In essence the traditional players have either not caught on to the fact that there are two different return drivers and that people might want a different mix of the two and so were caught napping, or those that did understand were plagued by defections and so didn’t grasp the whole picture and so certainly were not ahead of the game.

“And even today it is only in very minute quantities, let’s say 130% long and 30% short portfolios, that are being introduced by the traditional managers. They appear to have forgotten that they are there to deliver alpha and that they should package it to a different group of less traditional clientele.

“On the regulation side, they are not hugely onerous, after all regulations are usually just the laying down in code of what is the smart thing to do, but sometimes they don’t get the code completely right. And regulation is usually a beta story, in that in essence matching liabilities is just ensuring you buy the betas needed to reduce risk. There are very few funds that have so much alpha risk that it is their constraining point.

“It’s difficult to get enough alpha risk into a fund. In our fund, for example, we want around 7.5% of risk but it would be a lot if we managed to add much more than a percent in alpha risk, it’s a lot because of all the correlation effects. But a whole new community has sprung up that understands this.


Valentin Fernandez, strategy director for institutional investor relations at Fonditel, the pension fund of Telefonica de España, which has AUM of e5bn

“The asset manage- ment industry in Spain is different from that in many other European countries. Here most of the market is still occupied by big banks, which have a huge network throughout the country. And this acts as a real barrier for competition from other agents.

The situation has arisen because a pension fund, particularly for an individual, is considered a product to be sold like any other financial product, like a mortgage.

Occupational pension funds are only offered by big companies, and are not an issue for most Spanish companies, which tend to be small or medium sized enterprises. And some of the big companies are major banks, so their asset management arm will look after the bank’s pensions portfolio, while others - like Telefonica, Endesa or Repsol - have arrangements with management companies.

“We do most of our research and management in-house, and we manage both the company pension fund and individual pension funds. But we outsource certain specific mandates.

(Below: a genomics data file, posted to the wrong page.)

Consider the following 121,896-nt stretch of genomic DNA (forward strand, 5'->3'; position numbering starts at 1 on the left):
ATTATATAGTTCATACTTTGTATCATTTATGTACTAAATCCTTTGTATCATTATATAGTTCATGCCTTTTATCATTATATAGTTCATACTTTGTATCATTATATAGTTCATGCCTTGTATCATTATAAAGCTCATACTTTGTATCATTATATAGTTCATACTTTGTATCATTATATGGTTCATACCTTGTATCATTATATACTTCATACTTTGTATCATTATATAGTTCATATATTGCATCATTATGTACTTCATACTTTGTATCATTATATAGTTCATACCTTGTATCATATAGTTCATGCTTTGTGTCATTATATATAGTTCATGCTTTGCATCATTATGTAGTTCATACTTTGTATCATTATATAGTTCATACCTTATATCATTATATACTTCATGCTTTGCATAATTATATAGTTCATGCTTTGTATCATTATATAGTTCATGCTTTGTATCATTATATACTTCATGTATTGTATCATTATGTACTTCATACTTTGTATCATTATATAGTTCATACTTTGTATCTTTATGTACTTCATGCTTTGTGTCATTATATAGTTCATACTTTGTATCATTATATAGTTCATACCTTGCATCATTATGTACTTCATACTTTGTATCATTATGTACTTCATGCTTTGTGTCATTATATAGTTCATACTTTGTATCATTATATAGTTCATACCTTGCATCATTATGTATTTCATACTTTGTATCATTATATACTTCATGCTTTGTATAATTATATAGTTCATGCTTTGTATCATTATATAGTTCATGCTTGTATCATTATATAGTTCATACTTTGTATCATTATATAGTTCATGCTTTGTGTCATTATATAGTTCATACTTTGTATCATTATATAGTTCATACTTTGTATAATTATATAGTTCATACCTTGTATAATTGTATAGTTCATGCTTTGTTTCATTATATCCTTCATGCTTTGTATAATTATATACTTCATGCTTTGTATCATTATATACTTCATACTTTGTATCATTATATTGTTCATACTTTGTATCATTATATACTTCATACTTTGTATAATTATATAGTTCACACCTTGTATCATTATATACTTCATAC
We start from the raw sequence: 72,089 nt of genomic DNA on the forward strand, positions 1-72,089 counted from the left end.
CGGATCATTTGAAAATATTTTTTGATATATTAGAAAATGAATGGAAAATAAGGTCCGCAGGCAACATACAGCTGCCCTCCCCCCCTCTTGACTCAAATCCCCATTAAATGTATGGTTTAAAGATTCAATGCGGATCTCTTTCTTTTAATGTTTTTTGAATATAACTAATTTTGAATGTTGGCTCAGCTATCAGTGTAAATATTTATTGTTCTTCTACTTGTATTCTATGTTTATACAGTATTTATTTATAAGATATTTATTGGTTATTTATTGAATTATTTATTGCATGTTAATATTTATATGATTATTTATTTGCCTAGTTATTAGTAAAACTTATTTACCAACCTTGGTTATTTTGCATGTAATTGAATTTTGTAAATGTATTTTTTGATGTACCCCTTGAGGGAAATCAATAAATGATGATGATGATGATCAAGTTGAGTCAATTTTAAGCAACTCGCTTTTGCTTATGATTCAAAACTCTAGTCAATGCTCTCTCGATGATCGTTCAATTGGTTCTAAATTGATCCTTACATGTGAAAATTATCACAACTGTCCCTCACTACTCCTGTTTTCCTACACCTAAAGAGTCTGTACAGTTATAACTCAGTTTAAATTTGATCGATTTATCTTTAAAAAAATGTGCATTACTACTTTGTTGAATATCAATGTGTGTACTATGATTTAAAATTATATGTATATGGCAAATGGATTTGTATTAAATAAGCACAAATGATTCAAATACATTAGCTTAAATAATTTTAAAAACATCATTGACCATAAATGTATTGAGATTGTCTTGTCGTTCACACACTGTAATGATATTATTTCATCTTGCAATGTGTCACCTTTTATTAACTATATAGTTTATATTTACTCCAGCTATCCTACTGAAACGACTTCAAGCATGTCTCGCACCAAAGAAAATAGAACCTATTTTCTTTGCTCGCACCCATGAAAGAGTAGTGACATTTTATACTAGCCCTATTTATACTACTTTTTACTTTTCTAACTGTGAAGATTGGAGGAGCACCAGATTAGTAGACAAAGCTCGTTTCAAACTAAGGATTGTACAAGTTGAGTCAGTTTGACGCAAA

“The providers tend to be investment banks and big brokers. Here at Fonditel we are used to receiving people from the big investment banks - Merrill Lynch, Goldman Sachs, Morgan Stanley - as potential providers of products. And we see them as both in-putters of information and, finally, as product providers when we have made a decision to invest.

“And again the risks from financial reporting standards and the implementation of the EU directive are different in Spain than in other countries. Here they are much lower because most large companies with pension fund schemes externalise the management. So it would be difficult to find a case where in the event of a market collapse the pension money would be lost.

“And the regulatory environment has reinforced this protection. It is now more sensitive to risk control and in recent years the regulator has shown itself to be concerned about risk control rules in terms of diversification of the counterparty. It sets a ceiling on the amount of a portfolio that can be invested in a single provider or in one product. And there is a further diversification in juridical terms in the area of value at risk. In fact all these measures are applied to asset managers more stringently than in the past.

“As a result asset management companies are able to provide different products in terms of risk, typically for individuals. Here is Fonditel, for example, we have three levels of risk - a high level, a medium level and a low level - and it is the individual who comes here to open a pension fund who decides what level of risk to take, depending on their appetite for risk, their age or whatever. Big bank asset managers will have a wider range of risk alternatives, they can offer different bond durations and mixes of equities and bonds.”